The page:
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Research and humanitarian aid: navigating the unpredictable, limiting the avoidable

Duncan McLean, Christine Jamet
Humanitarian Alternatives
Humanitarian Alternatives - Issue 17

In the world of international assistance, unsolicited visits by researchers – whether sent from the headquarters of the organisation or from other structures – have long generated conflicting perceptions. There are visits that are managed tactfully and have genuine benefits on the improvement of operations; others that are seemingly irrelevant and simply to be endured (falling more under “humanitarian tourism”) and then others still, the worst kind, that are all the more destructive as they compel teams to expend enormous energy in an attempt to limit the damage.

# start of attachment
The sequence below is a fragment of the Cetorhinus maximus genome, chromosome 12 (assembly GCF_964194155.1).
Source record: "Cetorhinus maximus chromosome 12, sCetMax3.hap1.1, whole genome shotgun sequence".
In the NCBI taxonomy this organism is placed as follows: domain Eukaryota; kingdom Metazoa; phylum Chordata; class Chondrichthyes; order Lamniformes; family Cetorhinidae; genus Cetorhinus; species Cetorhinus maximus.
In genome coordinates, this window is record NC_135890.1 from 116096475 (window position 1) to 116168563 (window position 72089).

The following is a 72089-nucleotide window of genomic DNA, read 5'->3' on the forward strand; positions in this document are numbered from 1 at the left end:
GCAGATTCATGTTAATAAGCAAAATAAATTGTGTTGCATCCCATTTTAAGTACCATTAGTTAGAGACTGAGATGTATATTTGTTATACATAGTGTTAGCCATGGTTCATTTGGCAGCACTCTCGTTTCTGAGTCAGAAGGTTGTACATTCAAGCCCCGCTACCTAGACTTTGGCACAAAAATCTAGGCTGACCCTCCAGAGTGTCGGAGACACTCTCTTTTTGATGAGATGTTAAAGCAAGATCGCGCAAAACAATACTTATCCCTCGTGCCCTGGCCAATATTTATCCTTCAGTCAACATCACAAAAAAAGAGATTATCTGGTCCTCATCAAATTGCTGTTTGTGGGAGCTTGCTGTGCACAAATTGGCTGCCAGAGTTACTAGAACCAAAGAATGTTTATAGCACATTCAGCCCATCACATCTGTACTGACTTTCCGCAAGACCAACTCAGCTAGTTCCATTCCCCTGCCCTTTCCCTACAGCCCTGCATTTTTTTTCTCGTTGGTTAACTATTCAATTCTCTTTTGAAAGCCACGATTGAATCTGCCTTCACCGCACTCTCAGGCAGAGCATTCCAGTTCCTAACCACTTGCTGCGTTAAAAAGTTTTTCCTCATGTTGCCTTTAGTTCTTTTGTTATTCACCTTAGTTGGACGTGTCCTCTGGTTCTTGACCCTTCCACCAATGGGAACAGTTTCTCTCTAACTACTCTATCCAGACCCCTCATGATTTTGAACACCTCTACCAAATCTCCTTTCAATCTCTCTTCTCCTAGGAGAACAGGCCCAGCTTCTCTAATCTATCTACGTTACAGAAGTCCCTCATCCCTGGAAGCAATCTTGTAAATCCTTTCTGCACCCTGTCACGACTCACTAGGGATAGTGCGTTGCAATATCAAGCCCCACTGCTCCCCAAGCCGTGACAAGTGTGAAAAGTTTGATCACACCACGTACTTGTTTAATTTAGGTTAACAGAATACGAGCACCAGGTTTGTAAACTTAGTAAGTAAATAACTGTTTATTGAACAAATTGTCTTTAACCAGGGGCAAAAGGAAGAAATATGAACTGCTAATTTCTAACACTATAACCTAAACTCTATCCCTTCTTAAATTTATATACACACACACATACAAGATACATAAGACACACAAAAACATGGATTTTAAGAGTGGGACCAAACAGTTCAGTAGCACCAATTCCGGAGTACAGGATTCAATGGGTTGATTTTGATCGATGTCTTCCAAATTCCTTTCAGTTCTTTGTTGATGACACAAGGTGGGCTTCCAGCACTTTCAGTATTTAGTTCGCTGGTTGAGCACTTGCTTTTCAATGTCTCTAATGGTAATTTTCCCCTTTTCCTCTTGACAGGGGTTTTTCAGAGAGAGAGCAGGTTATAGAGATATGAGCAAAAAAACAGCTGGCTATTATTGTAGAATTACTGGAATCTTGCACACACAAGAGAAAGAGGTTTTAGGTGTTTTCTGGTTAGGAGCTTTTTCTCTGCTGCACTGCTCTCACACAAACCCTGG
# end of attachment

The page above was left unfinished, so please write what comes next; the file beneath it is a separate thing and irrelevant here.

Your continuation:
The misrepresentations that, in the humanitarian sector, may surround research-oriented activities increase the risk of falling into one of the caricatures described above. If they are experienced to varying degrees by a number of aid actors, both local and international, the example of Médecins Sans Frontières (MSF) offers a telling illustration of the underlying tensions between research and humanitarian aid which are not always easy to solve.

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